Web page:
8 Reasons To Love Wakkerstroom


Wakkerstroom is small enough to explore on foot or bicycle and the quaint shops, along the two main roads (Van Riebeeck and Badenhorst Street), give one a sense of a countryside dorpie that resides in a time gone by. Who knows perhaps you'll leave with an artwork bought from Metamorphosis Gallery or a restored antique from Just Because. When you visit don't forget to take along your binoculars, camera and hiking shoes!


Wakkerstroom epitomises the South African Platteland. Photo credit: Iga Motylska

Mountain Biking

Hire a mountain bike and cycle up Ossewakop. If you're looking for something a little more challenging there's a 14km route around the wetland, a 22km route as well as a 50km route that takes you to Zaaihoek Dam.


Cycling up Ossewakop is quite a feat. Photo credit: Iga Motylska


Appreciate the fresh country air on a leisurely hike up Ossewakop, there are numerous pathways to the top. This is the spot for a picnic or sundowners as it has panoramic views of the valley below. There are also three historic walks around town, namely the War Memorial, the Harvey Greenacre and the Court House walk, inquire at the Crow's Nest in town.


There are numerous hiking and walking trails in Wakkerstoom, Ossewakop is just one. Photo credit: Iga Motylska


You have to agree that no country retreat is complete without a fishing expedition, so grab your fishing rods and head off to Zaaihoek or Martin's Dam, both of which are located a short distance outside of Wakkerstroom.


Views overlooking Zaaihoek Dam. Photo credit: Iga Motylska

The quirky shops and cafes

The shelves of the local diary and bakery are stocked with fresh cow's milk, goat's cheese, homemade preserves, hot-out-the-oven cookies and rusks as well as handmade souvenirs. Enjoy coffee on the stoep at one of the many coffee shops along Van Riebeeck Street.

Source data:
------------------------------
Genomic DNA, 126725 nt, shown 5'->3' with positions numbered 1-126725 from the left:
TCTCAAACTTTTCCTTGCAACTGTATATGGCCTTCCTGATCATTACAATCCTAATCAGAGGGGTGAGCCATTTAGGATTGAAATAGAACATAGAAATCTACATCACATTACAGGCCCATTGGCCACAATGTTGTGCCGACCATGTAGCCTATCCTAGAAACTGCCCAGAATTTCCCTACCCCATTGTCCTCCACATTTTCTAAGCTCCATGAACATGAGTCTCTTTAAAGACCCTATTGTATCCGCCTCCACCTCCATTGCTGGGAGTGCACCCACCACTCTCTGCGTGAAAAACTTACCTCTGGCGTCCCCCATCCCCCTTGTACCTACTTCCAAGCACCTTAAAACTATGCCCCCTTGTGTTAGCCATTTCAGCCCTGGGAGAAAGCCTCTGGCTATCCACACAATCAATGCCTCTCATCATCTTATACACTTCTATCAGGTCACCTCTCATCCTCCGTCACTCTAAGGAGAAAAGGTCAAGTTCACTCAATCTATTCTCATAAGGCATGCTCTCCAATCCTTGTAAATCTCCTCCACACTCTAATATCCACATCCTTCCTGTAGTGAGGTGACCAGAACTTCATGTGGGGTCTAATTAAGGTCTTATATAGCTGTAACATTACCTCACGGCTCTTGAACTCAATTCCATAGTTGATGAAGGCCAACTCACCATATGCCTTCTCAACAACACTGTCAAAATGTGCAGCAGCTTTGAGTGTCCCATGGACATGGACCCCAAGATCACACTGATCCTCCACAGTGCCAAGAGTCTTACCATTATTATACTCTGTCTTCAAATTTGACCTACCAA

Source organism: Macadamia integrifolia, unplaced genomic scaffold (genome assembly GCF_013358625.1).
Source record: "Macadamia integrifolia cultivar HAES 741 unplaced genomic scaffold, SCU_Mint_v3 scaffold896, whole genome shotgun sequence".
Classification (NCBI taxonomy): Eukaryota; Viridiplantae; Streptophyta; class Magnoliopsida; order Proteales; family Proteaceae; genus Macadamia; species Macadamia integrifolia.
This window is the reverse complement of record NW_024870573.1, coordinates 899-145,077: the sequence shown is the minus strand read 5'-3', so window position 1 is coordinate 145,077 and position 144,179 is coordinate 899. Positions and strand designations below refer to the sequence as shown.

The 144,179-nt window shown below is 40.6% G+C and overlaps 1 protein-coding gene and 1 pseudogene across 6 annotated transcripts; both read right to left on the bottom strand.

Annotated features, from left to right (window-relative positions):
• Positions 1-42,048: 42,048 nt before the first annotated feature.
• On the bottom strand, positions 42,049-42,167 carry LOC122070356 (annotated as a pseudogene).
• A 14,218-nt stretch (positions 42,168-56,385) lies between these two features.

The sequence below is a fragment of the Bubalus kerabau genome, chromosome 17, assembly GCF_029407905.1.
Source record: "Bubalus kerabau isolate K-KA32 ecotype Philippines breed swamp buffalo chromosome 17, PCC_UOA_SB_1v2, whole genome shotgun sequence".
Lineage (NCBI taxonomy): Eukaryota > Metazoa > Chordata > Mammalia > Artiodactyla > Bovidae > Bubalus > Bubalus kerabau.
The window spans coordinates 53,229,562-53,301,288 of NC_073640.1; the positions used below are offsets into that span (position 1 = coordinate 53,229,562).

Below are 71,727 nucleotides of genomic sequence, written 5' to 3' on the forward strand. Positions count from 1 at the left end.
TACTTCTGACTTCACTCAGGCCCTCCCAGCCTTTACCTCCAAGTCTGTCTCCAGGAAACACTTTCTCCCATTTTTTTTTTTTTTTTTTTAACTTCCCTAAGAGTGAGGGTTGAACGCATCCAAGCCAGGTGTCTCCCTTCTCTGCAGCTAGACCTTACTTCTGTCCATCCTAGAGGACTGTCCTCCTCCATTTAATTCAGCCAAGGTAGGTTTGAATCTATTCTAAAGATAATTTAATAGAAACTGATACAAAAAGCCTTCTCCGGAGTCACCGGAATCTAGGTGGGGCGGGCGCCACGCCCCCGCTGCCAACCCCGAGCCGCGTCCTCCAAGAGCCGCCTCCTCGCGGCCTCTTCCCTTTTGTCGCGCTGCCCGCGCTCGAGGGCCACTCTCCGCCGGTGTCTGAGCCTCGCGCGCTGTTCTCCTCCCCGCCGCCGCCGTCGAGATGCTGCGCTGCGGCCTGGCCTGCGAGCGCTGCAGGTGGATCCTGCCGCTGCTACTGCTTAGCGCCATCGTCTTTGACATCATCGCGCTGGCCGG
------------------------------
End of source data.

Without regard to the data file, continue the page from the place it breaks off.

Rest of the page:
The Crow's Nest along Van Riebeek Street. Photo credit: Iga Motylska


The region is home to three major bird habitat types: wetlands, grasslands and forests. Birders journey to Wakkerstroom with the hopes of spotting the rare Rudd's Lark, Botha's Lark and Yellow-Breasted Pipit among other endemic birds from the four bird hides that are located in the tranquil setting of the surrounding wetland reserve. If you're not too clued up on birds though, one of the very knowledgeable local guides can help you identify each species.


A bird hide in the Wakkerstoom Wetland Reserve. Photo credit: Iga Motylska


Even though the area is predominantly known for sheep and cattle farming, children will be fascinated by a visit to the alpacas at Mistique Alpacas. Here they can feed them and learn more about these South American mammals, which are shorn annually for their fleece. And if you're lucky enough, like me, you may even see some new borns.


Pay a visit to the aplacas at Mistique Alpacas. Photo credit: Iga Motylska

Oppikoppi Private Museum

Don't leave before visiting Chris Smit, the former town mayor. He has an impressive collection of thousands of Anglo-Boer War and World War I and II memorabilia in his home, which has been converted into a private museum called Oppikoppi. He will point you in the direction of the nearby cemetery across the street, where fallen war heroes lie and will also tell you about De Oude Stasie (the old train station), which has been transformed into a restaurant and camping site.


Oom Chris Smit was Wakkerstroom's mayor for many years. Photo credit: Iga Motylska  


Wakkerstroom hosts an annual music festival each March and natural fibre fair in April. And because it's less than three hours' drive from Johannesburg why not make it a weekend getaway.


The annual natural fibre fair in Wakkerstroom. Photo credit: Wakkerstroom.co.za


For more information about Wakkerstroom, visit www.wakkerstroom.co.za, email info@wakkerstroomtourism.co.za or call: 017-730-0742/ 083-462-2729.


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